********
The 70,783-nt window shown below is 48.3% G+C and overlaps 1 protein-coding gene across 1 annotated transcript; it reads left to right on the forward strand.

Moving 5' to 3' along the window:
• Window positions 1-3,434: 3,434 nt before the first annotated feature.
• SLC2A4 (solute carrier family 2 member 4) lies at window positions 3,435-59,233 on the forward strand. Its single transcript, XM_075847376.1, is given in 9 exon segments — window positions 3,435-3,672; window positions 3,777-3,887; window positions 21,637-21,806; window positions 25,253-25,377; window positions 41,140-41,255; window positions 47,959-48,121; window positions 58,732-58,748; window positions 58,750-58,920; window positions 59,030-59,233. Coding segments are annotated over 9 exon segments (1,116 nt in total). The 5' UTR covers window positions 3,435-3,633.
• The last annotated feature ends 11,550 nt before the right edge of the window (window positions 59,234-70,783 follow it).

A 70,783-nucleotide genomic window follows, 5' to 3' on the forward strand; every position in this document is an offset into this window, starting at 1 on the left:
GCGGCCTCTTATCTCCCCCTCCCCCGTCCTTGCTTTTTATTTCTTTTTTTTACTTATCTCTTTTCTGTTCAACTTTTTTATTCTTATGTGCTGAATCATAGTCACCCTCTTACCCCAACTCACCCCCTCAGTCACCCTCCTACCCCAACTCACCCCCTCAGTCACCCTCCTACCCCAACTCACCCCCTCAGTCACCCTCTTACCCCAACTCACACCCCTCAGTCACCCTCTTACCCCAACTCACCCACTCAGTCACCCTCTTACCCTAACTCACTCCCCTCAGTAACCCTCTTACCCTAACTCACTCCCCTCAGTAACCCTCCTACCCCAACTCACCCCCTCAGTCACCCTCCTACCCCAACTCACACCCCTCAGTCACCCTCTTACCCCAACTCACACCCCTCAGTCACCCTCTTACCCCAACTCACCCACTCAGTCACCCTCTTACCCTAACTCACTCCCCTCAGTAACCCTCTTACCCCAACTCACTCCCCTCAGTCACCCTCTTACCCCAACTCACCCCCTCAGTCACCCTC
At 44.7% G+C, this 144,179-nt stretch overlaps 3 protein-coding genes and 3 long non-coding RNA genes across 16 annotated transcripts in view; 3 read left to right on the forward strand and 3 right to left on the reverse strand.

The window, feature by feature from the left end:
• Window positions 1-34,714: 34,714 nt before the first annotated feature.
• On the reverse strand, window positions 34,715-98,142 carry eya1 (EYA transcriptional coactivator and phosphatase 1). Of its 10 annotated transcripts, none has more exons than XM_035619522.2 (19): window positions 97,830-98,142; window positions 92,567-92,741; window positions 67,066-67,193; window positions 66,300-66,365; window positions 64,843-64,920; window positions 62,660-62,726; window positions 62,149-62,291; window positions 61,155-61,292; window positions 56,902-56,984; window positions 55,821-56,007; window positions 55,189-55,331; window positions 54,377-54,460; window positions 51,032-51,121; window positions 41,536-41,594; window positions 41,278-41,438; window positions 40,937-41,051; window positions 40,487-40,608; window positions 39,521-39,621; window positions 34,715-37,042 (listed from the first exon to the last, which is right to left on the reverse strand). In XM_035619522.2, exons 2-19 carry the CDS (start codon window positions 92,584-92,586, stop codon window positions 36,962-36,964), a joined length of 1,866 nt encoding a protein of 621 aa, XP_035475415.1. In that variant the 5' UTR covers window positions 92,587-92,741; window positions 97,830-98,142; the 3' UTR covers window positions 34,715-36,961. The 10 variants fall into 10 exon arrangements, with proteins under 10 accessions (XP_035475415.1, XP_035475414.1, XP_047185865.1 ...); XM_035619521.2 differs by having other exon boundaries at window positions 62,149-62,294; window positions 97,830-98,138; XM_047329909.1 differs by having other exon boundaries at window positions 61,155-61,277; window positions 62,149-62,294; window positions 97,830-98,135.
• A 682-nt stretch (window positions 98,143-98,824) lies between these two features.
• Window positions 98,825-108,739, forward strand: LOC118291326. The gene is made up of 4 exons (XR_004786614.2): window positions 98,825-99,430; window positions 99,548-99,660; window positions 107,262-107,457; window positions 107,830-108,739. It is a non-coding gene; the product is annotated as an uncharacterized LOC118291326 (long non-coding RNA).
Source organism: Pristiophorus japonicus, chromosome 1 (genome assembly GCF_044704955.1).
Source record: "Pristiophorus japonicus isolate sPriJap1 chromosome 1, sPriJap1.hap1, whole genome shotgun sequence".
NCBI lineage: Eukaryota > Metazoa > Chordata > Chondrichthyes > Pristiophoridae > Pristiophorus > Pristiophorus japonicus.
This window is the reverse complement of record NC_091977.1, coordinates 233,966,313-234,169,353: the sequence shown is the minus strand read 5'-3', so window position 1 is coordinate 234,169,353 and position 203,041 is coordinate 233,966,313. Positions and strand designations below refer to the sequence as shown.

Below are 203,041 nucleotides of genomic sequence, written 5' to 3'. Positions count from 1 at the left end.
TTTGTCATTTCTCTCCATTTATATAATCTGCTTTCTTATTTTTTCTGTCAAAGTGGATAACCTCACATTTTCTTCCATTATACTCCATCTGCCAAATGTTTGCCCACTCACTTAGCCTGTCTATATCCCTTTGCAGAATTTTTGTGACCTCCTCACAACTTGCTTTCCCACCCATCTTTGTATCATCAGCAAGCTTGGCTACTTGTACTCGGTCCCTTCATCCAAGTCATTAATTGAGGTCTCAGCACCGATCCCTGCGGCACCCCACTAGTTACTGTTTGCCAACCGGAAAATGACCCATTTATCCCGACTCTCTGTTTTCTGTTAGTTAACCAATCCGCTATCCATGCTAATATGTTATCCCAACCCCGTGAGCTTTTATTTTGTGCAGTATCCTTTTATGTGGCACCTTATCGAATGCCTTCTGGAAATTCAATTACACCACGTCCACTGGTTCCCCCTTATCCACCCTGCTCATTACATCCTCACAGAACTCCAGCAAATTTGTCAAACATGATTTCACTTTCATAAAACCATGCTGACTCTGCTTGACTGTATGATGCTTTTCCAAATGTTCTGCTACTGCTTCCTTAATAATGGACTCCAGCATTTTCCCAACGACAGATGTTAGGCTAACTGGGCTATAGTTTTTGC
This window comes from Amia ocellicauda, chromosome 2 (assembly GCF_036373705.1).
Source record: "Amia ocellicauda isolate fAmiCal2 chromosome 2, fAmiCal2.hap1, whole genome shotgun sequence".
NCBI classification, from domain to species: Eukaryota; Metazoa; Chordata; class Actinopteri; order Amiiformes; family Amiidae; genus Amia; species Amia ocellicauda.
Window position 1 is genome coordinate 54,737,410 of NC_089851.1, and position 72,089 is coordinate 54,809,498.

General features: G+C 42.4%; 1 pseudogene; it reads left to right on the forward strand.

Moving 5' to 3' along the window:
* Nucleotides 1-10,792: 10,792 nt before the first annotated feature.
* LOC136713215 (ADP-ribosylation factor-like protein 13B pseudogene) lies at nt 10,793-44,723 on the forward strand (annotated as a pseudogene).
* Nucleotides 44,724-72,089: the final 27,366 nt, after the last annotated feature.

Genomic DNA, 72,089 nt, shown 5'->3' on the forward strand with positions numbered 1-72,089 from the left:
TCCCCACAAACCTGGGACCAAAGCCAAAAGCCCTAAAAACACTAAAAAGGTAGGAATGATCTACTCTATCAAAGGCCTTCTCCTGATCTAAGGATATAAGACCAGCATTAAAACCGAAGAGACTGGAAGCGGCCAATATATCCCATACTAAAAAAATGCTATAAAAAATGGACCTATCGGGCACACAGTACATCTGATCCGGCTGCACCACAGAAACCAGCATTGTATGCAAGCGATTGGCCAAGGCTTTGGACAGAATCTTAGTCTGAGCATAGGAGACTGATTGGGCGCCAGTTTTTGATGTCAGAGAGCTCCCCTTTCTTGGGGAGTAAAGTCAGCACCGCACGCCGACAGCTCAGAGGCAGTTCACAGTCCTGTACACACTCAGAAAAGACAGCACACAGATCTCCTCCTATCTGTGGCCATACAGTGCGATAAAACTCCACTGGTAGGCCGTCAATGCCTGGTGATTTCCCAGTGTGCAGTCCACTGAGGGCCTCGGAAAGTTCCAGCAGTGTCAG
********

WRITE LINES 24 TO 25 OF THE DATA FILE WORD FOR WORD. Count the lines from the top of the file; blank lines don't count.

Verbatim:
General features: G+C 42.4%; 1 pseudogene; it reads left to right on the forward strand.

Moving 5' to 3' along the window: